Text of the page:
Water gushed from a massive water main break that left thousands of Philadelphia residents, businesses and dozens of schools for miles around without water the day before Christmas Eve.
In all, officials say the city lost 20 to 23 million gallons of water. That's the equivalent of 30 to 34 Olympic -size swimming pools.
The 48-inch line broke just before 9 a.m. Through their computer monitoring system, the Philadelphia Water Department knew almost immediately that they had a big problem on their hands.
"We knew there was 150 million gallons of a water a day, leaving our system," said Howard Neukrug, Water Commissioner.
All that water and the force behind it gushed out of the street at the intersection of Torresdale and Frankford Avenues in the Frankford section of Philadelphia, quickly flooding the area right in front of the Nana's Day Care, where the water rose between three and five feet, according to the fire department.
"The teachers did an excellent job of exercising their evacuation plan," said Derrick Sawyer, deputy fire commissioner. "Because they followed their procedures, we didn't have to make any dramatic rescues." But rescue crews did prepare for worst-case scenario moments by launching rafts into a nearby creek in case people got swept away by the fast-rising water.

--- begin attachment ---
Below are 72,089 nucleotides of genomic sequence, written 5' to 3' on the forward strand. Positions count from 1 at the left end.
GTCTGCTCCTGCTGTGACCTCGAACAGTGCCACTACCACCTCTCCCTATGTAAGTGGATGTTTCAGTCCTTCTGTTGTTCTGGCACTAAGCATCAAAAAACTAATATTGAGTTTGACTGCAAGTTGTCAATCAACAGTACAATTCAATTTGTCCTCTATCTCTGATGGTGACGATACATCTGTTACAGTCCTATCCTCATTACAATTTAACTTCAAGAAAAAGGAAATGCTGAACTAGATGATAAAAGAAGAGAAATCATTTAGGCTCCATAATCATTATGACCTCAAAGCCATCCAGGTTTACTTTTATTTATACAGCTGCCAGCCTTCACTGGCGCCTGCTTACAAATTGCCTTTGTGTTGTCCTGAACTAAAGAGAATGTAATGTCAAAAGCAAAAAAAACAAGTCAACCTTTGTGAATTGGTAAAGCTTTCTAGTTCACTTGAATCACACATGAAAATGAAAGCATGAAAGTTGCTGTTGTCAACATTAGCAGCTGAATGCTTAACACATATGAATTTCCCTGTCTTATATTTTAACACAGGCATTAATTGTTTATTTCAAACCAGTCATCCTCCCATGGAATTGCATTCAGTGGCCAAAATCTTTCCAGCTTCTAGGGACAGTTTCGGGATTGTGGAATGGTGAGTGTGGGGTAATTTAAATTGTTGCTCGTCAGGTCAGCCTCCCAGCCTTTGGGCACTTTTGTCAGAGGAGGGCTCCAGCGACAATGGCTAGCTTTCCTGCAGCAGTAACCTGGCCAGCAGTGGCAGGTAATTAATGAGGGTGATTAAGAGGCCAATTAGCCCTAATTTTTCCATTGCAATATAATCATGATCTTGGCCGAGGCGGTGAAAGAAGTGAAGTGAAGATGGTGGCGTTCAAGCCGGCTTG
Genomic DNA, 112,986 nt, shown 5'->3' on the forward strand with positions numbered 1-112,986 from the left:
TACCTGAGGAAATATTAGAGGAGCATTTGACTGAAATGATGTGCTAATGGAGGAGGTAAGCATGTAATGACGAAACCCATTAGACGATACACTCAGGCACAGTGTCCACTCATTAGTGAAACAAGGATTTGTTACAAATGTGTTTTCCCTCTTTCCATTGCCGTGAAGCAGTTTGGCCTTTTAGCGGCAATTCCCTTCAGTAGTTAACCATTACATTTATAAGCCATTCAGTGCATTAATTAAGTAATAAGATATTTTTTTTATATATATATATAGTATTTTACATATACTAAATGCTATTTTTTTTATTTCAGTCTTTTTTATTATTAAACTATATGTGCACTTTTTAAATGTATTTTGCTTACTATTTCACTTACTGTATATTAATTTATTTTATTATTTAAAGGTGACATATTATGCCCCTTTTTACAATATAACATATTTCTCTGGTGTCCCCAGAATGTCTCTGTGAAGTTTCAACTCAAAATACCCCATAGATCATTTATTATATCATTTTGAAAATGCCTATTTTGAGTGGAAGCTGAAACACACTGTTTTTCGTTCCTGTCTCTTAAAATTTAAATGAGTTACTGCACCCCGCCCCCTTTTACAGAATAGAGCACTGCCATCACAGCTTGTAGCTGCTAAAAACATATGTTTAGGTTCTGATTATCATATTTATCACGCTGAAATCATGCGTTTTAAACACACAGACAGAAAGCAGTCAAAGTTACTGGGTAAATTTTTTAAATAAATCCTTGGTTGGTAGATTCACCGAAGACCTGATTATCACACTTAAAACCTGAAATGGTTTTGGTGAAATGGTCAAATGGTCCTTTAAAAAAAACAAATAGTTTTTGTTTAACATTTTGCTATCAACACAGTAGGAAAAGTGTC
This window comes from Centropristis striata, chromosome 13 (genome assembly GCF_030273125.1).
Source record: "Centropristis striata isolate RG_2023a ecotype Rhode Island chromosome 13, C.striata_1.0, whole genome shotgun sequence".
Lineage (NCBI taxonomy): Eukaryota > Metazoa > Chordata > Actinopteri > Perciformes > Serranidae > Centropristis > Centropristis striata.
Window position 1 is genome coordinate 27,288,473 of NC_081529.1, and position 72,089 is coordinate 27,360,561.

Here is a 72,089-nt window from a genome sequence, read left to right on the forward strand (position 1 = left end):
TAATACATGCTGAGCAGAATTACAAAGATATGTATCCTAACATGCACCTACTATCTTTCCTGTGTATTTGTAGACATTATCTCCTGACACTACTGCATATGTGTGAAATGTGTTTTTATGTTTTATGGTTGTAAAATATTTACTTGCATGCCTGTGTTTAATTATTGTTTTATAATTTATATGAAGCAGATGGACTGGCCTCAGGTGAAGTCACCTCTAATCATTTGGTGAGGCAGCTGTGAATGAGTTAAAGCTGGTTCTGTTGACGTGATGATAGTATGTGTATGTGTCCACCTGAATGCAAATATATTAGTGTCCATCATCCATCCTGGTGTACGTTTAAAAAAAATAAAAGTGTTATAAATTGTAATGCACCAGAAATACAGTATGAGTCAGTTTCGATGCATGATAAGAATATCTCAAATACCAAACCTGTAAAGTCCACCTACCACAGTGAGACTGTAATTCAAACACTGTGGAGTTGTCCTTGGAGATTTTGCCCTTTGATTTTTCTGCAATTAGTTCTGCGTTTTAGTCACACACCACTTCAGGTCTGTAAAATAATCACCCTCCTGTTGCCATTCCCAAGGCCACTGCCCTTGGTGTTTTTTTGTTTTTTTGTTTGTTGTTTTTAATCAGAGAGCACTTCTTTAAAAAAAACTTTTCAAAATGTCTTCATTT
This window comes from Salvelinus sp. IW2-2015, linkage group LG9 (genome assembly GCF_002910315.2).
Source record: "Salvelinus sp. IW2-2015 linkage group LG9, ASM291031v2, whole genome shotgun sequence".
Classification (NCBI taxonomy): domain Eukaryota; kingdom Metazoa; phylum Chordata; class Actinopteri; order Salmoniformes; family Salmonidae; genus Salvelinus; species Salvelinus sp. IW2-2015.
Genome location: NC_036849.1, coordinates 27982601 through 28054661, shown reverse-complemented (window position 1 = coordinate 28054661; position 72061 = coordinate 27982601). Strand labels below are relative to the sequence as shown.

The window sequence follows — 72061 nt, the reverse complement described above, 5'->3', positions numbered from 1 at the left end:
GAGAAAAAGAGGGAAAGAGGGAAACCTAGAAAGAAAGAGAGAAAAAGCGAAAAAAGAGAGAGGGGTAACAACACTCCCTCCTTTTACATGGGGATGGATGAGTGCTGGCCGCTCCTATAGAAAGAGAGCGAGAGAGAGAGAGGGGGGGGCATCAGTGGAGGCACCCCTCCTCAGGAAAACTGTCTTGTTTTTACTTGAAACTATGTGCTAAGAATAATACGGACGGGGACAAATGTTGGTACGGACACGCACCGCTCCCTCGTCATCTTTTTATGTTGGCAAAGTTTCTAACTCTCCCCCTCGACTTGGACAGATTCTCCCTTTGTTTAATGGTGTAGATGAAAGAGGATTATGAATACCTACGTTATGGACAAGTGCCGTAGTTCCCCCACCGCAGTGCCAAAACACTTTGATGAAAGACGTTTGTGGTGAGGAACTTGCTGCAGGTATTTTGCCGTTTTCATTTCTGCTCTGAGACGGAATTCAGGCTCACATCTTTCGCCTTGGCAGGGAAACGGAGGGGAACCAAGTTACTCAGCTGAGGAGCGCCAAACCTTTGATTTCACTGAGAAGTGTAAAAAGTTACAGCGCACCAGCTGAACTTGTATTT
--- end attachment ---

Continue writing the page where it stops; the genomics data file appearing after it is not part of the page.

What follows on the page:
Nearly three hours after the pipe burst, 20 feet below ground, water department workers were able to pinpoint the break. By the late afternoon they were able to repair the main, which was built in 1907 and connects to an even bigger pipe -- a 60-inch main, which was built in 1906.
"We'll be looking at whether age is a factor," said Neukrug. "Typically though, even with pipes that are 100 years old, we find they are in very good condition."
The pipe that burst feeds smaller, 12-inch lines that send water into homes and businesses for about a three-mile radius, according to Neukrug. For that reason, thousands of people were affected. Their water was either out or the pressure was too low for basic functions like flushing a commode. Problems like that forced 38 local schools to close early. Many businesses did the same.
By early afternoon, crews had dug up pieces of asphalt as heavy machinery cleaned debris left by the large amount of water and mud. Water was restored for the affected customers, according to officials. Crews will be on site for several days to clean up the area. They also say full repairs could take months.
"We’re going to be looking at cleaning up the sites, then once we get the site cleaned up we’ll have our inspectors come out and our claims adjusters come out and work with the businesses that are in the area to make sure everything is fine. We will then spend a little bit of time excavating this pipe and finding what the fault was and making the repairs," Neukrug said.
Within minutes, thousands lost water service around the city. The break affected water customers in eight different zip codes (19121, 19122, 19123, 19124, 19130, 19134, 19137, 19140). Water Department spokesman John DiGiulio said reverse 911 calls would be made to alert customers of the outage.
Philadelphia firefighters relocated six people and children from nearby businesses. They had all returned home, according to Mayor Michael Nutter who applauded the efforts of rescue workers during an early afternoon news conference.